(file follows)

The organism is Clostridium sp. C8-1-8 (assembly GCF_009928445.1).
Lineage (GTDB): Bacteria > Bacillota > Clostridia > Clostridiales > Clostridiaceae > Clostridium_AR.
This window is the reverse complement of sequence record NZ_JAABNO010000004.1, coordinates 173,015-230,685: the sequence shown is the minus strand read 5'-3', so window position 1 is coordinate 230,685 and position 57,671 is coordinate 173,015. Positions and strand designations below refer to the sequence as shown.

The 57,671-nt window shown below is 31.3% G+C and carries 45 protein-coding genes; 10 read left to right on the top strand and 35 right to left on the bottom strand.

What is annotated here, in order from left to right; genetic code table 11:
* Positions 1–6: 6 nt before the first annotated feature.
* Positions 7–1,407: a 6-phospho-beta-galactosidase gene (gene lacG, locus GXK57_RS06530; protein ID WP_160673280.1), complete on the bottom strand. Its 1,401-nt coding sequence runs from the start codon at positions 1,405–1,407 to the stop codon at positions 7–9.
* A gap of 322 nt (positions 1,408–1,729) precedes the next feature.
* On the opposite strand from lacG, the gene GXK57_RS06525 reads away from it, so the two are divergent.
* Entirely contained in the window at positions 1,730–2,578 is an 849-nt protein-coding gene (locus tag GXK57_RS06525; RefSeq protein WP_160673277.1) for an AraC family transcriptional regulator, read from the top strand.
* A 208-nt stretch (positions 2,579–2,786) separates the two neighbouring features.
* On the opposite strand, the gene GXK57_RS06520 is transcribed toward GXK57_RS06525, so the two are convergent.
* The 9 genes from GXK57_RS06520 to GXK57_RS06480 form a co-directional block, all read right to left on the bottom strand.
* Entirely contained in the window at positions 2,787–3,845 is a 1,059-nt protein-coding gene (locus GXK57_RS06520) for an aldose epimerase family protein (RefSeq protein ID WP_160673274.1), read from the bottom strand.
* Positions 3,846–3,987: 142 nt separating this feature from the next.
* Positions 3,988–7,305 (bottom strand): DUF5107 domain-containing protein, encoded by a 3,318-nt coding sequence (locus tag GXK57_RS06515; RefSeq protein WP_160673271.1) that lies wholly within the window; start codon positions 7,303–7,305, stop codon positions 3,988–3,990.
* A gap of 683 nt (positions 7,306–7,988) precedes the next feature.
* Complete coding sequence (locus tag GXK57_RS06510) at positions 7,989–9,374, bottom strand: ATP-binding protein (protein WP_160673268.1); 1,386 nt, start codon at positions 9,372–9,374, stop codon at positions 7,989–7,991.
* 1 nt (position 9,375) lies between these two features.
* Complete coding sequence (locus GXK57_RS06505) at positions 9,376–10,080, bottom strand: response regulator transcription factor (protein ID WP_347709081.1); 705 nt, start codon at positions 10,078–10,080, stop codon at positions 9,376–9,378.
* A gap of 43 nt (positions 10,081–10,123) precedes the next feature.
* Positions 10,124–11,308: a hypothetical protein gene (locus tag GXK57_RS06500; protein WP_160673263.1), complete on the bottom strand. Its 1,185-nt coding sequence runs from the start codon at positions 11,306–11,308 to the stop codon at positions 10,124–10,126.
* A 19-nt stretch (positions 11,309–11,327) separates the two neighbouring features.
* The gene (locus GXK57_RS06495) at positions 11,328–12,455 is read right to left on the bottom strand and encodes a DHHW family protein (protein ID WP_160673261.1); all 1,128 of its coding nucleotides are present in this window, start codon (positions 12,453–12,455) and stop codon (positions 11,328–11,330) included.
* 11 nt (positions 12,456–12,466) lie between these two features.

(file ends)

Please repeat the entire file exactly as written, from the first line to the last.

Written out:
The organism is Clostridium sp. C8-1-8 (assembly GCF_009928445.1).
Lineage (GTDB): Bacteria > Bacillota > Clostridia > Clostridiales > Clostridiaceae > Clostridium_AR.
This window is the reverse complement of sequence record NZ_JAABNO010000004.1, coordinates 173,015-230,685: the sequence shown is the minus strand read 5'-3', so window position 1 is coordinate 230,685 and position 57,671 is coordinate 173,015. Positions and strand designations below refer to the sequence as shown.

The 57,671-nt window shown below is 31.3% G+C and carries 45 protein-coding genes; 10 read left to right on the top strand and 35 right to left on the bottom strand.

What is annotated here, in order from left to right; genetic code table 11:
* Positions 1–6: 6 nt before the first annotated feature.
* Positions 7–1,407: a 6-phospho-beta-galactosidase gene (gene lacG, locus GXK57_RS06530; protein ID WP_160673280.1), complete on the bottom strand. Its 1,401-nt coding sequence runs from the start codon at positions 1,405–1,407 to the stop codon at positions 7–9.
* A gap of 322 nt (positions 1,408–1,729) precedes the next feature.
* On the opposite strand from lacG, the gene GXK57_RS06525 reads away from it, so the two are divergent.
* Entirely contained in the window at positions 1,730–2,578 is an 849-nt protein-coding gene (locus tag GXK57_RS06525; RefSeq protein WP_160673277.1) for an AraC family transcriptional regulator, read from the top strand.
* A 208-nt stretch (positions 2,579–2,786) separates the two neighbouring features.
* On the opposite strand, the gene GXK57_RS06520 is transcribed toward GXK57_RS06525, so the two are convergent.
* The 9 genes from GXK57_RS06520 to GXK57_RS06480 form a co-directional block, all read right to left on the bottom strand.
* Entirely contained in the window at positions 2,787–3,845 is a 1,059-nt protein-coding gene (locus GXK57_RS06520) for an aldose epimerase family protein (RefSeq protein ID WP_160673274.1), read from the bottom strand.
* Positions 3,846–3,987: 142 nt separating this feature from the next.
* Positions 3,988–7,305 (bottom strand): DUF5107 domain-containing protein, encoded by a 3,318-nt coding sequence (locus tag GXK57_RS06515; RefSeq protein WP_160673271.1) that lies wholly within the window; start codon positions 7,303–7,305, stop codon positions 3,988–3,990.
* A gap of 683 nt (positions 7,306–7,988) precedes the next feature.
* Complete coding sequence (locus tag GXK57_RS06510) at positions 7,989–9,374, bottom strand: ATP-binding protein (protein WP_160673268.1); 1,386 nt, start codon at positions 9,372–9,374, stop codon at positions 7,989–7,991.
* 1 nt (position 9,375) lies between these two features.
* Complete coding sequence (locus GXK57_RS06505) at positions 9,376–10,080, bottom strand: response regulator transcription factor (protein ID WP_347709081.1); 705 nt, start codon at positions 10,078–10,080, stop codon at positions 9,376–9,378.
* A gap of 43 nt (positions 10,081–10,123) precedes the next feature.
* Positions 10,124–11,308: a hypothetical protein gene (locus tag GXK57_RS06500; protein WP_160673263.1), complete on the bottom strand. Its 1,185-nt coding sequence runs from the start codon at positions 11,306–11,308 to the stop codon at positions 10,124–10,126.
* A 19-nt stretch (positions 11,309–11,327) separates the two neighbouring features.
* The gene (locus GXK57_RS06495) at positions 11,328–12,455 is read right to left on the bottom strand and encodes a DHHW family protein (protein ID WP_160673261.1); all 1,128 of its coding nucleotides are present in this window, start codon (positions 12,453–12,455) and stop codon (positions 11,328–11,330) included.
* 11 nt (positions 12,456–12,466) lie between these two features.